You are treating a patient who is complaining of chest pain. Upon your assessment, you note a 72 year old female who is stating that it feels like her heart is racing, which is causing her to have chest pain. Patient is breathing at 22 times per minute. Blood pressure is stable. You note that the patient has a heart rate of 184.
You perform a 12-lead ECG and note SVT. But, as you look more into the 12-lead, you notice that the rhythm is irregular irregular. Still, the heart rate is above 150, and is varying from 157-190, and everything in between.
You realize that your patient is stable, despite the chest pain, but everything else is normal. You decide to follow ACLS, and want to administer Adenosine. 6mg, then 12mg.
Now, let's think about this, before administering Adenosine. If your patient is in SVT, but you notice that the rhythm is irregular irregular, than it must be A-fib with RVR. We know that Adenosine works by effecting the re-entry pathways in the AV node, but, that's only with SVT. In A-fib, the atria and ventricles are not in key, so now matter how much you work on the AV node, the ventricles will still fire at will.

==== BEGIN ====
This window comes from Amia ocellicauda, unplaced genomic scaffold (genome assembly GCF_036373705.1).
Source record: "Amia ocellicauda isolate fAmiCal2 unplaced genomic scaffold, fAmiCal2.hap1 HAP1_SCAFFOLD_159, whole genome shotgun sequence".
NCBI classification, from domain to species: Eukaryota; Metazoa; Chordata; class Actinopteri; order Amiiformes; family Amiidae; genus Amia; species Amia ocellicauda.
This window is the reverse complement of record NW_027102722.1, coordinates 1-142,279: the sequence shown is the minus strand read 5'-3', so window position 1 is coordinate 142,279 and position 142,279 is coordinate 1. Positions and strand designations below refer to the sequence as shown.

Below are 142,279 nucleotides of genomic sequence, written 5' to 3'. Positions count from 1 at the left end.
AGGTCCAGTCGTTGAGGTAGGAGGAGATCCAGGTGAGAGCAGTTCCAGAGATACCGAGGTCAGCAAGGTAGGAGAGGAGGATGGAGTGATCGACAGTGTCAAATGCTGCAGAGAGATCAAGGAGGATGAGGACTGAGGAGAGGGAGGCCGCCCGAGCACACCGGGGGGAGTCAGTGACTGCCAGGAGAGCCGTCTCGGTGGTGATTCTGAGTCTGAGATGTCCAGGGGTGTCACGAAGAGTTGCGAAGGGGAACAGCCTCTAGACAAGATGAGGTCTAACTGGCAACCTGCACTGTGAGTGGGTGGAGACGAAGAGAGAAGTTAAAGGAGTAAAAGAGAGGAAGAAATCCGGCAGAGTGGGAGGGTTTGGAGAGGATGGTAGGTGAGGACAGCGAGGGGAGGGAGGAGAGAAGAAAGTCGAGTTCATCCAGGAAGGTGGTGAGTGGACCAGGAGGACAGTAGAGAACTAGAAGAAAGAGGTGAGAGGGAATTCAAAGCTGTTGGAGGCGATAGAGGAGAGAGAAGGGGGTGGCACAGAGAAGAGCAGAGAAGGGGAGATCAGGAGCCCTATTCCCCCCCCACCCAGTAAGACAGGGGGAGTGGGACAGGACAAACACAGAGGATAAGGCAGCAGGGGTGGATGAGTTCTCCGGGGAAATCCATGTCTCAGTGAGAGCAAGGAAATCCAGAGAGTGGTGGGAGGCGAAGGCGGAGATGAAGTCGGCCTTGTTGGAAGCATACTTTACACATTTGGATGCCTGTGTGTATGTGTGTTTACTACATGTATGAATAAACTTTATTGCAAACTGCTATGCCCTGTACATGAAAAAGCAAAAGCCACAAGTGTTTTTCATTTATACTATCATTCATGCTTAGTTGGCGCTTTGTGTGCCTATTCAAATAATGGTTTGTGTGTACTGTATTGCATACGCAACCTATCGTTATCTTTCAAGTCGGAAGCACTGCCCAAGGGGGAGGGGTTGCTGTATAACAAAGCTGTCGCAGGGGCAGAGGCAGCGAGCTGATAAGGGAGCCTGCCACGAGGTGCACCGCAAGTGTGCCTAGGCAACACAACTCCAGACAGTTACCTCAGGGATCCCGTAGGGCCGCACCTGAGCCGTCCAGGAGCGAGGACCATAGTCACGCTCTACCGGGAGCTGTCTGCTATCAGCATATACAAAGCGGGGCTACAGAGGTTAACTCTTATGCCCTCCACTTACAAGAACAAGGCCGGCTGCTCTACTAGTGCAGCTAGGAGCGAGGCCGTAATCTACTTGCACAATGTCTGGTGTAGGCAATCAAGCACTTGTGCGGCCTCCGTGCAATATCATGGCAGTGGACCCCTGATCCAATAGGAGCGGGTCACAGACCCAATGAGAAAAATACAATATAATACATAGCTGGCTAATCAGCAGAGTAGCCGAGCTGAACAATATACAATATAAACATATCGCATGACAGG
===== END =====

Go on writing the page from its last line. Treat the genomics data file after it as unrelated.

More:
This patient needs a different type of antidysrhythmic, which we do not carry in the pre-hospital setting. The drug that is given, can vary.
Yet, if you do give Adenosine, it may work for a brief second, but your patient will almost always go right back into A-fib with RVR, and in some cases, may even worsen the A-fib with RVR.
Overall, you must always follow your protocol on treating SVT, and if A-fib with RVR is considered in the tachycardia protocol. My recommendation, and soly mine (ALWAYS FOLLOW PROTOCOL), is to call medical control, first, and confirm with them whether to or not to administer Adenosine.